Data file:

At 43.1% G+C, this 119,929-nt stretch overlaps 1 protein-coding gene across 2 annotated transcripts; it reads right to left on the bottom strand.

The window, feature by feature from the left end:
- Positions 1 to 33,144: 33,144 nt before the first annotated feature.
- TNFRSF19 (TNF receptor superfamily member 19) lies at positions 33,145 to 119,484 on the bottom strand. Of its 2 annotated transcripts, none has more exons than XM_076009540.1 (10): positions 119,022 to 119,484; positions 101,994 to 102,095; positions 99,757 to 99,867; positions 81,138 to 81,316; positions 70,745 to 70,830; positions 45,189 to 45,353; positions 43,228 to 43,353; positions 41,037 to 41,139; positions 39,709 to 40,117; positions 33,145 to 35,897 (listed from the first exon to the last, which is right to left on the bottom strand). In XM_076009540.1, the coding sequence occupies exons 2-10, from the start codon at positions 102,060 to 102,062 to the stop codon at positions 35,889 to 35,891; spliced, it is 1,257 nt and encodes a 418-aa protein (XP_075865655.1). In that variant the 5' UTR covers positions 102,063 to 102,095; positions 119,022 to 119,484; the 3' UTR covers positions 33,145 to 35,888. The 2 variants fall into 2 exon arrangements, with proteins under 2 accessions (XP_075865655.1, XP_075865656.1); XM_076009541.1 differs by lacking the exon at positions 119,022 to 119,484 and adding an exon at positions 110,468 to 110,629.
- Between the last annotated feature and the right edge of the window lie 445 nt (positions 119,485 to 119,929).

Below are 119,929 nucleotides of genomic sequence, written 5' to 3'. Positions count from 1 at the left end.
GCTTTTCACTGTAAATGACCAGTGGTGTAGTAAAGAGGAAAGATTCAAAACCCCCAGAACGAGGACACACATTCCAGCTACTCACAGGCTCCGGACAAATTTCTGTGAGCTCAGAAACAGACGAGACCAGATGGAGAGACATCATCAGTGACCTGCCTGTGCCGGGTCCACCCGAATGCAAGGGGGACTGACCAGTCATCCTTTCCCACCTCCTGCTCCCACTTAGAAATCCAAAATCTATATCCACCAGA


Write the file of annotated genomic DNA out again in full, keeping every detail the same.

At 43.1% G+C, this 119,929-nt stretch overlaps 1 protein-coding gene across 2 annotated transcripts; it reads right to left on the bottom strand.

The window, feature by feature from the left end:
- Positions 1 to 33,144: 33,144 nt before the first annotated feature.
- TNFRSF19 (TNF receptor superfamily member 19) lies at positions 33,145 to 119,484 on the bottom strand. Of its 2 annotated transcripts, none has more exons than XM_076009540.1 (10): positions 119,022 to 119,484; positions 101,994 to 102,095; positions 99,757 to 99,867; positions 81,138 to 81,316; positions 70,745 to 70,830; positions 45,189 to 45,353; positions 43,228 to 43,353; positions 41,037 to 41,139; positions 39,709 to 40,117; positions 33,145 to 35,897 (listed from the first exon to the last, which is right to left on the bottom strand). In XM_076009540.1, the coding sequence occupies exons 2-10, from the start codon at positions 102,060 to 102,062 to the stop codon at positions 35,889 to 35,891; spliced, it is 1,257 nt and encodes a 418-aa protein (XP_075865655.1). In that variant the 5' UTR covers positions 102,063 to 102,095; positions 119,022 to 119,484; the 3' UTR covers positions 33,145 to 35,888. The 2 variants fall into 2 exon arrangements, with proteins under 2 accessions (XP_075865655.1, XP_075865656.1); XM_076009541.1 differs by lacking the exon at positions 119,022 to 119,484 and adding an exon at positions 110,468 to 110,629.
- Between the last annotated feature and the right edge of the window lie 445 nt (positions 119,485 to 119,929).

Below are 119,929 nucleotides of genomic sequence, written 5' to 3'. Positions count from 1 at the left end.
GCTTTTCACTGTAAATGACCAGTGGTGTAGTAAAGAGGAAAGATTCAAAACCCCCAGAACGAGGACACACATTCCAGCTACTCACAGGCTCCGGACAAATTTCTGTGAGCTCAGAAACAGACGAGACCAGATGGAGAGACATCATCAGTGACCTGCCTGTGCCGGGTCCACCCGAATGCAAGGGGGACTGACCAGTCATCCTTTCCCACCTCCTGCTCCCACTTAGAAATCCAAAATCTATATCCACCAGA